Three weeks ago I traveled to Indianapolis to Speak at the Indiana Energy Conference, a meeting sponsored by the Citizens Action Coalition and a board group from the local gas and electric industries, including a fair number of state government employees. Focusing on issues largely specific to Indiana, that audience gave the meeting a novel perspective: What's a low-cost state to do?
Do you fix it if it ain't broke? Should Indiana restructure its electric industry, at the risk of perhaps losing the rate advantage that it now enjoys? Will deregulation favor the big customers, leaving scraps for the rest?
I'll get to that. But first, let me tell a little story about magazines, vocabulary, and editing craft.
When I came to the end of my talk with some time left on the clock, I offered a few personal thoughts about magazine editing. Off the top of my head, I listed for the audience some of the words and phrases that we have banned entirely from the pages the FORTNIGHTLY.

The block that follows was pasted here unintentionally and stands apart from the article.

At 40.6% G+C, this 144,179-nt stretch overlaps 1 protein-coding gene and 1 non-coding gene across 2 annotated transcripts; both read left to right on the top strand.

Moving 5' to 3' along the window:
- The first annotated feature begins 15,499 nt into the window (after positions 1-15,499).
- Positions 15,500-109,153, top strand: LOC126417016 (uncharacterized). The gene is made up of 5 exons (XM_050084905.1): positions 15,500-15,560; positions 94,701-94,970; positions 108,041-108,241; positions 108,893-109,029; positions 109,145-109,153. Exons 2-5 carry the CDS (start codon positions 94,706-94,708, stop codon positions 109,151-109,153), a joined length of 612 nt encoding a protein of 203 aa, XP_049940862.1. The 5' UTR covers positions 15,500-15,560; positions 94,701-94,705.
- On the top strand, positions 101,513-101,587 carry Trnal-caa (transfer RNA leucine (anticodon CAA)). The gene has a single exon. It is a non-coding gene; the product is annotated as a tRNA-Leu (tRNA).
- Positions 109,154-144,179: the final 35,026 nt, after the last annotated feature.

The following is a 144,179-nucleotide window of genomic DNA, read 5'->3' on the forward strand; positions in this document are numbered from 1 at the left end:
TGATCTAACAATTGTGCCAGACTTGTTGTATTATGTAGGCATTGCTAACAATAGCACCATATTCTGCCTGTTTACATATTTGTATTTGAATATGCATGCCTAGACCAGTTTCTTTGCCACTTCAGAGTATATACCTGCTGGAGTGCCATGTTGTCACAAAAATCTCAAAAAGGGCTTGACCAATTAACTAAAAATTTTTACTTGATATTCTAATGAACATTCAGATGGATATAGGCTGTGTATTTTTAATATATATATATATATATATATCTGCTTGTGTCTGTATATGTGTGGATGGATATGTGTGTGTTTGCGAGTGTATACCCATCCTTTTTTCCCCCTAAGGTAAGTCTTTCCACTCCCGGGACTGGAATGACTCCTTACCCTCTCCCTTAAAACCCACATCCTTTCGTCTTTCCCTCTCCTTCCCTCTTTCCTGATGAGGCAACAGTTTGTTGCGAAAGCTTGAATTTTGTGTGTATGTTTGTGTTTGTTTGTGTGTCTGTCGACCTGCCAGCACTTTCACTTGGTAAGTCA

Tops on my list is "prudency," which doesn't even exist as a word in the English language. We have also banned terms like "functionality," "shareholder value," "cross-functional project team," and "new paradigm." Want to save some space on your hard disk? Pull up all your files and replace "methodology" with "method." Trust me. It'll do wonders for your memos. (The audience giggled here; I had touched a nerve.) "Employee empowerment" is another good one. What it really means is that other people have to give up their power.
Later in the day a woman thanked me earnestly for my comments. She bore the look of a bureaucrat who had survived more than a few rounds of downsizing. Maybe her boss had been sitting in the audience. Maybe she has had enough of restructuring.
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